An unusual and late-developing talent is still torn down then built up again by a first coach who is very harsh indeed, and while this was interesting to read about, it was so alien to my experience or anything I’d want to experience that it was very hard to read (I know people have different ways and we can’t all be the same, but it was just alienating to read it).

So a decent and interesting book but not the best book on sport I’ve ever read. I was glad to have the chance to read it, though!


Those naughty books – so we have “Confetti at the Cornish Cafe” by Phillipa Ashley, about a cafe holding a wedding (no, you don’t say); “Christmas at the Little Wedding Shop” by Jane Linfoot, and “Christmas on the Little Cornish Isles” by Phillipa Ashley again – this one set on the Isles of Scilly! I rather suspect these are all some way through series, as they were all out on The Works’ Christmas themed shelves (and now reduced to £1 each) so I might be forced to look for the others or might save them for my next trip to Cornwall or Christmas and read them all then. Anyone familiar with the series?

And how do you read YOUR books?

Next up, Iris Murdoch’s “The Black Prince”. I’m a bit late starting it already …

* Because Grab the Lapels does something similar but not exactly the same, she has asked me to share her link about her way of doing it, which I share gladly here.

Book review – D.E. Stevenson – “Mrs Tim Carries On” @DeanStPress #amreading

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As regular readers know by now, I’ve been very fortunate to have been sent some lovely books published by Dean Street Press in their Furrowed Middlebrow imprint: I’ve already reviewed “Spring Magic” and “Alice” and here’s the third one, and what a treat it was. This is the follow-up to “Mrs Tim of the Regiment” which was republished by Bloomsbury and which I read last year (just after I’d had an operation: no wonder I didn’t remember much about it when I was reading Heaven-Ali’s review of the same book!). This was published in e-book and print form on Monday and I feel bad for not getting my review out more promptly, but the lovely people at Dean Street Press are very forgiving so I hope they don’t mind.

D. E. Stevenson – “Mrs Tim Carries On”

(12 November 2018)

The lovely first sequel to “Mrs Tim of the Regiment”, detailing the life and surroundings of a British Army wife from the 1930s onwards, this one is both written and set during the Second World War, a circumstance I always find very moving and poignant.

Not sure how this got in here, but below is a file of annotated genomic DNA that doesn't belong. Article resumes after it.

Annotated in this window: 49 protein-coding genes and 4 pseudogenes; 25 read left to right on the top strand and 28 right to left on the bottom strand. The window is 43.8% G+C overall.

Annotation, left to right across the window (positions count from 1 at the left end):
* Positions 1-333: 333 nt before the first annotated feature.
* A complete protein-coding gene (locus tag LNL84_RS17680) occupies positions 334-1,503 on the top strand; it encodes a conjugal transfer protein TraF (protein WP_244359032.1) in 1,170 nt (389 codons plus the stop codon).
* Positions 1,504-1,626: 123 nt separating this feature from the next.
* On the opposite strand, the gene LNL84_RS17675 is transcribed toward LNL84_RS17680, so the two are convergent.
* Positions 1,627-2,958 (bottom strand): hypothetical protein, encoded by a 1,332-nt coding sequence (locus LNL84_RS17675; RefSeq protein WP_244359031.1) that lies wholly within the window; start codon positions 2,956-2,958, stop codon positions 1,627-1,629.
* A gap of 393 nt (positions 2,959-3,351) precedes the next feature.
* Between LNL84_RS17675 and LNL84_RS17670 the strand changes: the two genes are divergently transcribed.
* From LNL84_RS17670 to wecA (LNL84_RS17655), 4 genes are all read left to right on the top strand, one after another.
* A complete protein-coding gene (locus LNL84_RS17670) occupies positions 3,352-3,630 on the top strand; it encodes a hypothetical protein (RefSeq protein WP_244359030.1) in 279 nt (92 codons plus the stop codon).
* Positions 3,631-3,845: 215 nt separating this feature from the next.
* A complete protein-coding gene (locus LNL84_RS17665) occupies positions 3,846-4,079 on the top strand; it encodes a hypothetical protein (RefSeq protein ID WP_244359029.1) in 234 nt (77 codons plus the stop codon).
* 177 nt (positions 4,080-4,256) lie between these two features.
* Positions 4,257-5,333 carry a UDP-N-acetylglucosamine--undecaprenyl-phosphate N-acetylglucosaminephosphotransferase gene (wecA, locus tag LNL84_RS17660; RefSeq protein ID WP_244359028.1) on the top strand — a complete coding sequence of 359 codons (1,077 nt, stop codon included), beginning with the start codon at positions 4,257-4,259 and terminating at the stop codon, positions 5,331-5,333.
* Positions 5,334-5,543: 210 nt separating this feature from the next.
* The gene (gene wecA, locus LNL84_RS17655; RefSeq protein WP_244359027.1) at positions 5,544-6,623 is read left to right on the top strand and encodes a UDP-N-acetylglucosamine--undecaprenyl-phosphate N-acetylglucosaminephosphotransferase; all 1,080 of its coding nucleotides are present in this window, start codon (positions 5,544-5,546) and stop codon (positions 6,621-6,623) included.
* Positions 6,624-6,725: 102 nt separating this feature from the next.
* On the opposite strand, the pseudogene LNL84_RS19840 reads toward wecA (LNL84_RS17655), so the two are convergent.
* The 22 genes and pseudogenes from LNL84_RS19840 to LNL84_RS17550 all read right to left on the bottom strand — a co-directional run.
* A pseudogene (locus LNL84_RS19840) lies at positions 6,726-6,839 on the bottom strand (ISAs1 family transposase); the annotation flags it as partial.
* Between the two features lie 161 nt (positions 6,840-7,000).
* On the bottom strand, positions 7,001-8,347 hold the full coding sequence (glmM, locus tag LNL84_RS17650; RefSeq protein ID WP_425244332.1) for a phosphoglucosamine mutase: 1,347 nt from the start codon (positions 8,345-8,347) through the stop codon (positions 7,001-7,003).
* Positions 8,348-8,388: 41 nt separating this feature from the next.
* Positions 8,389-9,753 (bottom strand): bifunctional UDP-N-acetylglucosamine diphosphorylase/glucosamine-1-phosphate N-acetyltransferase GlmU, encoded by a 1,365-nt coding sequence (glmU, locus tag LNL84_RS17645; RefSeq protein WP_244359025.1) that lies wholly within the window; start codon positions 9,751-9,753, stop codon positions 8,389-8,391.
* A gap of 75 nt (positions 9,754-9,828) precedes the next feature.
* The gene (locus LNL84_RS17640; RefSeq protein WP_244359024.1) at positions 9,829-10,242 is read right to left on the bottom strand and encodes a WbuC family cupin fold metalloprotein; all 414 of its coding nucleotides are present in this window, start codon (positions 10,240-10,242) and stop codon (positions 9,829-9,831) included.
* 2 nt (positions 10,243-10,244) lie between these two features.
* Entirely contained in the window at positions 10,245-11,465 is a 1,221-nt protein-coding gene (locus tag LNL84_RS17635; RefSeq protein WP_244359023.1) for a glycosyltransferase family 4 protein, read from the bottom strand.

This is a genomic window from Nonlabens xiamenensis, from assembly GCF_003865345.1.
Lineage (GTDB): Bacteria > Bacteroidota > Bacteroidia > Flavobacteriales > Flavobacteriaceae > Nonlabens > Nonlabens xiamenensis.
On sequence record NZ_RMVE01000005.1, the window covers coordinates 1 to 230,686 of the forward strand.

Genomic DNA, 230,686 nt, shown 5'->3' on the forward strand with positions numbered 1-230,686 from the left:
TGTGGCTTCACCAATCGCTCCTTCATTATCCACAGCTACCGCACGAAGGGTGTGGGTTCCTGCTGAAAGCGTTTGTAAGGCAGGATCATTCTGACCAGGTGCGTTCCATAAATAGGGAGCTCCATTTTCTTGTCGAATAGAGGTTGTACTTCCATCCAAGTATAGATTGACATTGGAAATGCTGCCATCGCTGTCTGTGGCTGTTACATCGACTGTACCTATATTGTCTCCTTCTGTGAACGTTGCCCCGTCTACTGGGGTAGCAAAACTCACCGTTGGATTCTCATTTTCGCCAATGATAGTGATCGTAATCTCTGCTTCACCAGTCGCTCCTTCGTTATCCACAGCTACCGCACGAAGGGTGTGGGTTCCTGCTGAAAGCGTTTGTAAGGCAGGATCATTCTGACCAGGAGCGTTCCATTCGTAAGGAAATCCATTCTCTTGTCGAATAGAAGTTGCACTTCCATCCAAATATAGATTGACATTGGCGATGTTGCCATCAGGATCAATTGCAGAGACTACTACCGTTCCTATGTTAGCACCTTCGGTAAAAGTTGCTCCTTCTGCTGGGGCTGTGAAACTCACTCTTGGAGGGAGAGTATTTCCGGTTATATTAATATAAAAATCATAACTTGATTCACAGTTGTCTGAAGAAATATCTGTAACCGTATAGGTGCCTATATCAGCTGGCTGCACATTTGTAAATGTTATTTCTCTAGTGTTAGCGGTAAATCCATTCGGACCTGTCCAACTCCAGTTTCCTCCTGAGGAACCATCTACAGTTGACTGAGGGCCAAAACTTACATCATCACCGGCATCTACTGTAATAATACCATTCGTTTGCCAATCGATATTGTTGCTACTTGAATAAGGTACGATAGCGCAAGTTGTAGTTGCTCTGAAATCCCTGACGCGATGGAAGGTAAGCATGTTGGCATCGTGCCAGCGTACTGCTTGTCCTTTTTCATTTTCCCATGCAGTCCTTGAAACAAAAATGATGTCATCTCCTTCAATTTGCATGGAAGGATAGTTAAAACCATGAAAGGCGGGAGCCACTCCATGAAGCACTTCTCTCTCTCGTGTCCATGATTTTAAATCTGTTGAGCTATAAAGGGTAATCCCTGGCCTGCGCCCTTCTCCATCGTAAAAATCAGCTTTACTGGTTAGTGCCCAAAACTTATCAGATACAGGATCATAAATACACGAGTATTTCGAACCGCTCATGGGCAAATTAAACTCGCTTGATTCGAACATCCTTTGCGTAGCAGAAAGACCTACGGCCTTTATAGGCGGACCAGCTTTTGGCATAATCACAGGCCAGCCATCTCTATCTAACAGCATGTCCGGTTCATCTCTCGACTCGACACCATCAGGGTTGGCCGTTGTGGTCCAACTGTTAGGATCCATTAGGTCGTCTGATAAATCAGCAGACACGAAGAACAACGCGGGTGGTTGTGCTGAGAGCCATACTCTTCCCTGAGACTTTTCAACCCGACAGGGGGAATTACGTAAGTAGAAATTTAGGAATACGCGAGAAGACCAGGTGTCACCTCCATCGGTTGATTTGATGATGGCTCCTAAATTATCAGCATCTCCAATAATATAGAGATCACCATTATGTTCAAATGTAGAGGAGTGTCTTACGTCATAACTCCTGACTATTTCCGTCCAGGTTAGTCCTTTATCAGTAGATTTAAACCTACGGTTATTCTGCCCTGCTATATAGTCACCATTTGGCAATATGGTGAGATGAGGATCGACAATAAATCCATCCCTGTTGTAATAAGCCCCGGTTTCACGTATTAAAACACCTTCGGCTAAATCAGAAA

Although the upbeat and funny “Provincial Lady” tone prevails, Mrs Tim is careful to explain to her friend Grace exactly how it is she carries on and doesn’t become unnerved or hysterical, in a passage which describes so accurately SO MANY books and diaries from the period:

None of us could bear the war if we allowed ourselves to brood upon the wickedness of it and the misery it has entailed, so the only thing to do is not to allow oneself to think about it seriously, but just to skitter about on the surface of life like a water beetle. In this way one can carry on and do one’s bit and remain moderately cheerful.

Faced with crises on the home front, including an exciting interlude while out in the countryside and a lack of gloves to send the men at the front, but also a more serious concern about Tim himself, she passes the test with flying colours, smoothing over skittish servants and dealing with her two precocious and amusing children,  plus her statuesque house guest, Pinkie (I do love the portrayal of female friendships in the book) and her complex affairs, friends far and near and characters from the first novel and even an influx of Polish airmen with whom she has to communicate in her schoolgirl French.

A trip to London to see her brother before he goes to war and then on to Essex to visit Tim’s uncle and aunt (brother and sister) contrasts with the fairly quiet time they have been having at the army base in Scotland, with the London blackout and a bomb crater being converted into a rockery respectively. Uncle Joe’s speech about his reaction to the threat of invasion is very moving and the book captures very well the spirit of carrying on and not complaining, but with many funny scenes and set pieces.